Editor’s note: We recognize the importance of the school district and its impact upon the Cypress community and Jersey Village, and realize that not everyone gets the mass email letters from CFISD, so we’ve decided to “power boost” Dr. Henry’s message from earlier today. With over 60 schools having water damage, three of which have “suffered major damage,” it’s important to also recognize the impact of the free breakfasts and lunches that some children rely upon for nourishment — and they just missed a week of meals — on top of freezing weather from Texas’ Valentine’s Freeze this week. Hopefully, schools can safely open Monday — or as soon as possible. Remember to #MaskUp, COVID-19 is still a threat.
Dear CFISD Community,
I wanted to provide you with a brief update following yesterday’s communication to the community.
Our CFISD police officers and facilities, maintenance and operations teams have continued to conduct building assessments and make repairs. More than 60 of our campuses sustained some level of water damage, with three schools suffering major damage. Many facilities are in excellent condition but have portable buildings that sustained damage to plumbing. We are also monitoring the availability of potable water, as numerous schools are currently in areas with boil-water alerts. While we had to dispose of many campus food supplies, our nutrition services team is confident that we will have sufficient food and beverages available for all students by Feb. 22.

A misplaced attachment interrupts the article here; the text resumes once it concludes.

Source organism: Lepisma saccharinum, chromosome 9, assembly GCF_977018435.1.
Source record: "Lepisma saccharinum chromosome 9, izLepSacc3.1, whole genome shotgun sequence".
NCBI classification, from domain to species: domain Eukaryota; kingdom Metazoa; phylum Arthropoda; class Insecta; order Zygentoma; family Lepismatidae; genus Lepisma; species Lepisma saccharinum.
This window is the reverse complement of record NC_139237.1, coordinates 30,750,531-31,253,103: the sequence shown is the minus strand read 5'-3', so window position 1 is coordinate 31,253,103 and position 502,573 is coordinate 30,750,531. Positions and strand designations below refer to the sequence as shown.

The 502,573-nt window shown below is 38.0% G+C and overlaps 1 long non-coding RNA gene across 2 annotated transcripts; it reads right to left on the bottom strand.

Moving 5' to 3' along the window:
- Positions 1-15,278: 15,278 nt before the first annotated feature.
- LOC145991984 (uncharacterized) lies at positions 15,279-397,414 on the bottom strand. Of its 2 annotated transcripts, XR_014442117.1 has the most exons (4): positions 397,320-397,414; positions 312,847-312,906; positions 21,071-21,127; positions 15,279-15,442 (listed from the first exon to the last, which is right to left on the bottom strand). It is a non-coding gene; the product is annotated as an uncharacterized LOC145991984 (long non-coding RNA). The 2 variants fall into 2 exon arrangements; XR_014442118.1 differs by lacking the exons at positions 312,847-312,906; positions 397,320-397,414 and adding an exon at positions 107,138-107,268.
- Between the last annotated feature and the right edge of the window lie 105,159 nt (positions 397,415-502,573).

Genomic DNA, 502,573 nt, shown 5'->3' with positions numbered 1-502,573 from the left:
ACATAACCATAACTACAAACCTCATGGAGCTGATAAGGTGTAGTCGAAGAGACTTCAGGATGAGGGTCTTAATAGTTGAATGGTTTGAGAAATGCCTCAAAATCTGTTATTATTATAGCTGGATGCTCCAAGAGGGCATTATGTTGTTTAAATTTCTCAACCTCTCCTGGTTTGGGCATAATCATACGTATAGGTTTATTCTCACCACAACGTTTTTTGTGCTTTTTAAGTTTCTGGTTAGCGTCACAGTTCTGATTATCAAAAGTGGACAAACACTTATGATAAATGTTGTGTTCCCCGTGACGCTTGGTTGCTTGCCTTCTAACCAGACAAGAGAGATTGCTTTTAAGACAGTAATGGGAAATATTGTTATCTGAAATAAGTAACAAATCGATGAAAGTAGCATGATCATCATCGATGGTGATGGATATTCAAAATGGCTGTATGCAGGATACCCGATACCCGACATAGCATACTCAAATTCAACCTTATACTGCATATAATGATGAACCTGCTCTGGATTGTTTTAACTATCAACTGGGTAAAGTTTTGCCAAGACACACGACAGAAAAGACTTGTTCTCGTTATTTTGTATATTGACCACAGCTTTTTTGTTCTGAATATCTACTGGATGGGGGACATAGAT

Our operations team is collaborating with external contractors to get facilities up and running for students on Monday. Our goal continues to be to bring students back to campuses on Monday, but we need everyone to plan for the possibility of either a remote learning day for students or a staff work day (and no remote learning) on Monday.
As you know, we missed four days of student instruction last week, during a year when we have already lost so much time. While we are very thankful to have a waiver for those days, we know that there is much remediation that needs to occur in the 15 available instructional days between now and spring break.
We will continue to monitor the situation and assess the ability to provide on-campus instruction on Monday. I will provide you with another update tomorrow, and a final decision will be made regarding Monday no later than 2 p.m. on Sunday, Feb. 21.
Thank you for your patience and understanding as we navigate this unprecedented statewide winter freeze event. We know it is a stressful time for many of you. Please hang in there—we will overcome this!
Mark Henry, Ed.D.
Superintendent of Schools